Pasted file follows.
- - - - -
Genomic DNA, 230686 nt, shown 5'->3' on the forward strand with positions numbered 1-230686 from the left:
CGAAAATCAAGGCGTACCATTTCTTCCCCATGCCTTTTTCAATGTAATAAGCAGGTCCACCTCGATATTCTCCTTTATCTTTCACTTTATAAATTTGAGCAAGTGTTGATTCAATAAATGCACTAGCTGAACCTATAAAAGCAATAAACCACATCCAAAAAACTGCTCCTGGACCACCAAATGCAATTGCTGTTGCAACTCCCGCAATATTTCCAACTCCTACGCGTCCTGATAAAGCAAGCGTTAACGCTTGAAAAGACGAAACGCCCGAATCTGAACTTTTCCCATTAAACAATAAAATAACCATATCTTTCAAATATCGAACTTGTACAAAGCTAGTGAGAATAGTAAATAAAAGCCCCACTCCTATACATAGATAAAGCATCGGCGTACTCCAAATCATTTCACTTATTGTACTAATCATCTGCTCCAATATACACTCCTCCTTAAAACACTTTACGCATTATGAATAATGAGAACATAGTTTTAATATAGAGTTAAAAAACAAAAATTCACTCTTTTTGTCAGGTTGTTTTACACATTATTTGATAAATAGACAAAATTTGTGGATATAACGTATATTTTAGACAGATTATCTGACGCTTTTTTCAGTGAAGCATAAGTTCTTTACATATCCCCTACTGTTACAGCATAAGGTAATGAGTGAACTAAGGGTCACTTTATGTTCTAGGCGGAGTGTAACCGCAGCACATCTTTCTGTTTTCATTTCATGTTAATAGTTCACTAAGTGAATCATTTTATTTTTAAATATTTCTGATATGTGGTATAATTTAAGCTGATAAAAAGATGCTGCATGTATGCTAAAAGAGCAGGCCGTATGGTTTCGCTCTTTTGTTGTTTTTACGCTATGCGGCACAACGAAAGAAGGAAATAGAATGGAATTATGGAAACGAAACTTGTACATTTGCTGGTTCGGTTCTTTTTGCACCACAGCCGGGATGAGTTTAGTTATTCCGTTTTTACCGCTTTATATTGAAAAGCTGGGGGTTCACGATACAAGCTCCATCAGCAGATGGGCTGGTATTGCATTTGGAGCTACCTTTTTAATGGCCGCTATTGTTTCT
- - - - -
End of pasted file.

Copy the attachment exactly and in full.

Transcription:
Genomic DNA, 230686 nt, shown 5'->3' on the forward strand with positions numbered 1-230686 from the left:
CGAAAATCAAGGCGTACCATTTCTTCCCCATGCCTTTTTCAATGTAATAAGCAGGTCCACCTCGATATTCTCCTTTATCTTTCACTTTATAAATTTGAGCAAGTGTTGATTCAATAAATGCACTAGCTGAACCTATAAAAGCAATAAACCACATCCAAAAAACTGCTCCTGGACCACCAAATGCAATTGCTGTTGCAACTCCCGCAATATTTCCAACTCCTACGCGTCCTGATAAAGCAAGCGTTAACGCTTGAAAAGACGAAACGCCCGAATCTGAACTTTTCCCATTAAACAATAAAATAACCATATCTTTCAAATATCGAACTTGTACAAAGCTAGTGAGAATAGTAAATAAAAGCCCCACTCCTATACATAGATAAAGCATCGGCGTACTCCAAATCATTTCACTTATTGTACTAATCATCTGCTCCAATATACACTCCTCCTTAAAACACTTTACGCATTATGAATAATGAGAACATAGTTTTAATATAGAGTTAAAAAACAAAAATTCACTCTTTTTGTCAGGTTGTTTTACACATTATTTGATAAATAGACAAAATTTGTGGATATAACGTATATTTTAGACAGATTATCTGACGCTTTTTTCAGTGAAGCATAAGTTCTTTACATATCCCCTACTGTTACAGCATAAGGTAATGAGTGAACTAAGGGTCACTTTATGTTCTAGGCGGAGTGTAACCGCAGCACATCTTTCTGTTTTCATTTCATGTTAATAGTTCACTAAGTGAATCATTTTATTTTTAAATATTTCTGATATGTGGTATAATTTAAGCTGATAAAAAGATGCTGCATGTATGCTAAAAGAGCAGGCCGTATGGTTTCGCTCTTTTGTTGTTTTTACGCTATGCGGCACAACGAAAGAAGGAAATAGAATGGAATTATGGAAACGAAACTTGTACATTTGCTGGTTCGGTTCTTTTTGCACCACAGCCGGGATGAGTTTAGTTATTCCGTTTTTACCGCTTTATATTGAAAAGCTGGGGGTTCACGATACAAGCTCCATCAGCAGATGGGCTGGTATTGCATTTGGAGCTACCTTTTTAATGGCCGCTATTGTTTCT